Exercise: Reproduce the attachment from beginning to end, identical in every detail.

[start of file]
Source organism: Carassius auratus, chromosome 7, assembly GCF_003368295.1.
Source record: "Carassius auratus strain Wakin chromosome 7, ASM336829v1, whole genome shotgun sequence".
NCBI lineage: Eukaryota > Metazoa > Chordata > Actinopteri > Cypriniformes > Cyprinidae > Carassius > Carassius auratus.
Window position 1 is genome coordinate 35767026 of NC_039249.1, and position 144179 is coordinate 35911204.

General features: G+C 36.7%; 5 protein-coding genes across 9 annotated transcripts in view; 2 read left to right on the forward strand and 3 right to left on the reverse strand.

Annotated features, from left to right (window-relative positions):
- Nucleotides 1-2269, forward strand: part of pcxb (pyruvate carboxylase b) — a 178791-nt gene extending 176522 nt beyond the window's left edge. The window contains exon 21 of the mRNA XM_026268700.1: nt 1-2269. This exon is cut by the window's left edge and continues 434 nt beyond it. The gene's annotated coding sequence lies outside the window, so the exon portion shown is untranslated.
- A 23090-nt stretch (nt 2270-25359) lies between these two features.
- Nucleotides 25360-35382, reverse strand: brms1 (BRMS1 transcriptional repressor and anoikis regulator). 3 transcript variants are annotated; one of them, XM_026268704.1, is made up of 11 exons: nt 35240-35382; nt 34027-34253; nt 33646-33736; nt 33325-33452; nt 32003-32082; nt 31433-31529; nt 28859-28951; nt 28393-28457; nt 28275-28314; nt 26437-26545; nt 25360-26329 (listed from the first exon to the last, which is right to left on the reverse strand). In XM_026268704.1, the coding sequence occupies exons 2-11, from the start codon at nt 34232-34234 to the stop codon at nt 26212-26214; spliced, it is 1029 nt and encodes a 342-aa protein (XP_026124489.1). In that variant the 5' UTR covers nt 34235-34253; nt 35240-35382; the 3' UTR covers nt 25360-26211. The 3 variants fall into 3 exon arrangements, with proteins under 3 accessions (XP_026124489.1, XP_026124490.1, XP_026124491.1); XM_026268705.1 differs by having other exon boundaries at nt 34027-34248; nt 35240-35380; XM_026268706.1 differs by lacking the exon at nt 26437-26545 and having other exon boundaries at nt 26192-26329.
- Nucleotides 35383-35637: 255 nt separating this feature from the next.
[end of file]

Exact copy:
Source organism: Carassius auratus, chromosome 7, assembly GCF_003368295.1.
Source record: "Carassius auratus strain Wakin chromosome 7, ASM336829v1, whole genome shotgun sequence".
NCBI lineage: Eukaryota > Metazoa > Chordata > Actinopteri > Cypriniformes > Cyprinidae > Carassius > Carassius auratus.
Window position 1 is genome coordinate 35767026 of NC_039249.1, and position 144179 is coordinate 35911204.

General features: G+C 36.7%; 5 protein-coding genes across 9 annotated transcripts in view; 2 read left to right on the forward strand and 3 right to left on the reverse strand.

Annotated features, from left to right (window-relative positions):
- Nucleotides 1-2269, forward strand: part of pcxb (pyruvate carboxylase b) — a 178791-nt gene extending 176522 nt beyond the window's left edge. The window contains exon 21 of the mRNA XM_026268700.1: nt 1-2269. This exon is cut by the window's left edge and continues 434 nt beyond it. The gene's annotated coding sequence lies outside the window, so the exon portion shown is untranslated.
- A 23090-nt stretch (nt 2270-25359) lies between these two features.
- Nucleotides 25360-35382, reverse strand: brms1 (BRMS1 transcriptional repressor and anoikis regulator). 3 transcript variants are annotated; one of them, XM_026268704.1, is made up of 11 exons: nt 35240-35382; nt 34027-34253; nt 33646-33736; nt 33325-33452; nt 32003-32082; nt 31433-31529; nt 28859-28951; nt 28393-28457; nt 28275-28314; nt 26437-26545; nt 25360-26329 (listed from the first exon to the last, which is right to left on the reverse strand). In XM_026268704.1, the coding sequence occupies exons 2-11, from the start codon at nt 34232-34234 to the stop codon at nt 26212-26214; spliced, it is 1029 nt and encodes a 342-aa protein (XP_026124489.1). In that variant the 5' UTR covers nt 34235-34253; nt 35240-35382; the 3' UTR covers nt 25360-26211. The 3 variants fall into 3 exon arrangements, with proteins under 3 accessions (XP_026124489.1, XP_026124490.1, XP_026124491.1); XM_026268705.1 differs by having other exon boundaries at nt 34027-34248; nt 35240-35380; XM_026268706.1 differs by lacking the exon at nt 26437-26545 and having other exon boundaries at nt 26192-26329.
- Nucleotides 35383-35637: 255 nt separating this feature from the next.